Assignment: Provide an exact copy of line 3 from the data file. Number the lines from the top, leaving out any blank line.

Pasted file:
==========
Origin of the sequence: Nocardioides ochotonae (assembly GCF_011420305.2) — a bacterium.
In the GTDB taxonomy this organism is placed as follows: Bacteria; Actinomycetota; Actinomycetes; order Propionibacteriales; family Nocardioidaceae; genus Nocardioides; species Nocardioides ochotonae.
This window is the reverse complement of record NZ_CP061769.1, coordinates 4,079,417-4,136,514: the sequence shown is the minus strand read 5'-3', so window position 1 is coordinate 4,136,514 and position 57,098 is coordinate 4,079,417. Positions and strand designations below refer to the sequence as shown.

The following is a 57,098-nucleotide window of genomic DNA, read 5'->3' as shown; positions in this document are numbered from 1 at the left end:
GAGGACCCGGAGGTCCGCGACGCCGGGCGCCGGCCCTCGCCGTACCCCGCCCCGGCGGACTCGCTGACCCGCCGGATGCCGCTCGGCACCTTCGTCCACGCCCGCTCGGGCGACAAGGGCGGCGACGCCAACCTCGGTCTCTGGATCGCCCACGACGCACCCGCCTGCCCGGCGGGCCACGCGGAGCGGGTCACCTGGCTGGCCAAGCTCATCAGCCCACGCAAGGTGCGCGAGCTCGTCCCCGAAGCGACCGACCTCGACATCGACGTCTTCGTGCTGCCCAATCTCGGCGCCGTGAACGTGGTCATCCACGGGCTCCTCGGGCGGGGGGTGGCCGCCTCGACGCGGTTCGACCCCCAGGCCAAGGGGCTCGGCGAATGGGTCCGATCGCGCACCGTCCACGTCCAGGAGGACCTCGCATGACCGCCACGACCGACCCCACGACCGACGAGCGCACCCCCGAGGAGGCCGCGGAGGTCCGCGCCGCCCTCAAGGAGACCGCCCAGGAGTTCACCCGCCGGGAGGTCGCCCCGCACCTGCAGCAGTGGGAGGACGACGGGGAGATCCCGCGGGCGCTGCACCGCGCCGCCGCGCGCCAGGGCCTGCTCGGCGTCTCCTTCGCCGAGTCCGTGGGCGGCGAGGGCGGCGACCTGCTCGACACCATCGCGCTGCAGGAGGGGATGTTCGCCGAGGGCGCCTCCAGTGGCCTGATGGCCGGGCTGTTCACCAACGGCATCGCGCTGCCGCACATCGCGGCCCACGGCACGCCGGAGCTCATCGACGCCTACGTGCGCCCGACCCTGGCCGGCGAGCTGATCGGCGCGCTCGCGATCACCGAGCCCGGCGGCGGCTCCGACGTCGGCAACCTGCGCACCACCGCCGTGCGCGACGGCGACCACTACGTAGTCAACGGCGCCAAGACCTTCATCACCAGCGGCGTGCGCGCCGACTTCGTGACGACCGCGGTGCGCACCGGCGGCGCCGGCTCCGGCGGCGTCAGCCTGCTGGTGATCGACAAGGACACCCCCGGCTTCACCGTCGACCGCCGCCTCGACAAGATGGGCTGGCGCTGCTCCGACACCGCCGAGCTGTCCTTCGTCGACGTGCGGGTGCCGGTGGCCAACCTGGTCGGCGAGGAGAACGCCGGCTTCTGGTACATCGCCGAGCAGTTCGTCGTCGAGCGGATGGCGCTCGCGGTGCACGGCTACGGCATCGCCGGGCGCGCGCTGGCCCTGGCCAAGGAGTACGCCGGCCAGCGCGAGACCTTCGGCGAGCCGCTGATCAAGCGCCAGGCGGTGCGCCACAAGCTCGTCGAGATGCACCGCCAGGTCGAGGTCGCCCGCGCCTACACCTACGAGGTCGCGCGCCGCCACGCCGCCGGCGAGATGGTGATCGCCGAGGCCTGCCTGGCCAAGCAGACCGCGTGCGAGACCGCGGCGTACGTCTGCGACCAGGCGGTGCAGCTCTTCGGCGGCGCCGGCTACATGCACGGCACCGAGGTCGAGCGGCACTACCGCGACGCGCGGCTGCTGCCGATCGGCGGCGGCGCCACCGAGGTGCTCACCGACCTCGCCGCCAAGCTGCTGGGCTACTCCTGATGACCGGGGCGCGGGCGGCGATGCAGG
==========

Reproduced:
This window is the reverse complement of record NZ_CP061769.1, coordinates 4,079,417-4,136,514: the sequence shown is the minus strand read 5'-3', so window position 1 is coordinate 4,136,514 and position 57,098 is coordinate 4,079,417. Positions and strand designations below refer to the sequence as shown.